I have only one Hock iron and that came in the $10 #60-1/2 I picked up from another Wrecker. The message you might remember was way back when I had just learned ScarySharp(tm)ing and had actually been able to put an edge on a cheaparse iron from a made-in-India plane. What I didn't disclose: it lasted only a few strokes before reverting to its nasty, tear-outy nature. I keep it for use on sticky doors and gritty, painted stuff where I don't want to lose a decent iron.

Agreed! And I'll probably go with a Veritas vs. a L-N due to owning short crowbars and a proper Scottish wallet. (It screams when you open it.)

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Larry Jaques wrote:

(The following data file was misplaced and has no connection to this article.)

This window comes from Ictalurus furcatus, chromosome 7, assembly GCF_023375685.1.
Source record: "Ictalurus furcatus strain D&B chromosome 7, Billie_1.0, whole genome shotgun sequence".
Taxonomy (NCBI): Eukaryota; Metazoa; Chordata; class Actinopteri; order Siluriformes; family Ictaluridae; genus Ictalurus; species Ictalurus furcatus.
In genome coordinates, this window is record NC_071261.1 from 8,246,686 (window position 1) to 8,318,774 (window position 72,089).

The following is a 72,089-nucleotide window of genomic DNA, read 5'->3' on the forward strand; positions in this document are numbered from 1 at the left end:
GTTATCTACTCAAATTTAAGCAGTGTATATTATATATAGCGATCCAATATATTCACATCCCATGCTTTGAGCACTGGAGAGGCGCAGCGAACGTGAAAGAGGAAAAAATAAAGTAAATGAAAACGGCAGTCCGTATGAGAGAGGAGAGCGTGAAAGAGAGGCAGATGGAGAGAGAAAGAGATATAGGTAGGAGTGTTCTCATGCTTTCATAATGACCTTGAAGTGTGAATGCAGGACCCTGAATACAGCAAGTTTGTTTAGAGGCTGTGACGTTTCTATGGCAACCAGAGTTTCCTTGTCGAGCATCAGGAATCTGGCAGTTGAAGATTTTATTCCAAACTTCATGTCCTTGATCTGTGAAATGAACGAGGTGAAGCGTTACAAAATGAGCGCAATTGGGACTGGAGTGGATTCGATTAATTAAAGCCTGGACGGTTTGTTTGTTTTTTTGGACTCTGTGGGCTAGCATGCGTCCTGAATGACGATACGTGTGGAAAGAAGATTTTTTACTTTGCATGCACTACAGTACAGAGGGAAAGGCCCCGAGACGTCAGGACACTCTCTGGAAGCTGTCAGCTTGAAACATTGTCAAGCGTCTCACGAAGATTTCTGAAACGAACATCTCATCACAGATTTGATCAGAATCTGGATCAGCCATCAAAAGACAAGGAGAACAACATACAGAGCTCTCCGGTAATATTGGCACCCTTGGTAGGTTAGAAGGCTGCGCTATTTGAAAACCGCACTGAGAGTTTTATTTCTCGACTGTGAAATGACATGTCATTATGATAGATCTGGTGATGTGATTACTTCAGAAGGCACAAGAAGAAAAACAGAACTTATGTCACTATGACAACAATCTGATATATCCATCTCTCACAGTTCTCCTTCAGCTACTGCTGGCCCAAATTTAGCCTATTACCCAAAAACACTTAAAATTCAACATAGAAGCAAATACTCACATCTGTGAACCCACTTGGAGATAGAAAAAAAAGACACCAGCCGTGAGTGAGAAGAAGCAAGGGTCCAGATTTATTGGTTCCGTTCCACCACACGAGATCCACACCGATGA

You really should. I was reading on woodcentral that some folks can't even bring themselves to use the Veritas planes because they think the totes are so ugly. For me it's a no-brainer if I'd prefer to have a lovely, semi-comfortable tote vs. an ugly tote that fits like a glove.
But then I *use* my planes. :-)

Sounds like my newish Stanley block plane. I foolishly bought it when I was starting out, and I keep it around just for working on ply or other stuff where I don't want to risk messing up a real plane.

You've certainly made that clear, Mr. Squeaky Britches. :-)
Knowing what I know now, if I were starting from scratch buying planes, I'd go almost exclusively with Veritas. I'd probably still have an old Stanley jointer and fore, but for specialty planes, I don't think you can get better bang for the buck than the Veritas.
Chuck Vance
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On Thu, 08 Jul 2004 08:12:08 -0500, Conan the Librarian

Yes, comfort and control are where it's at.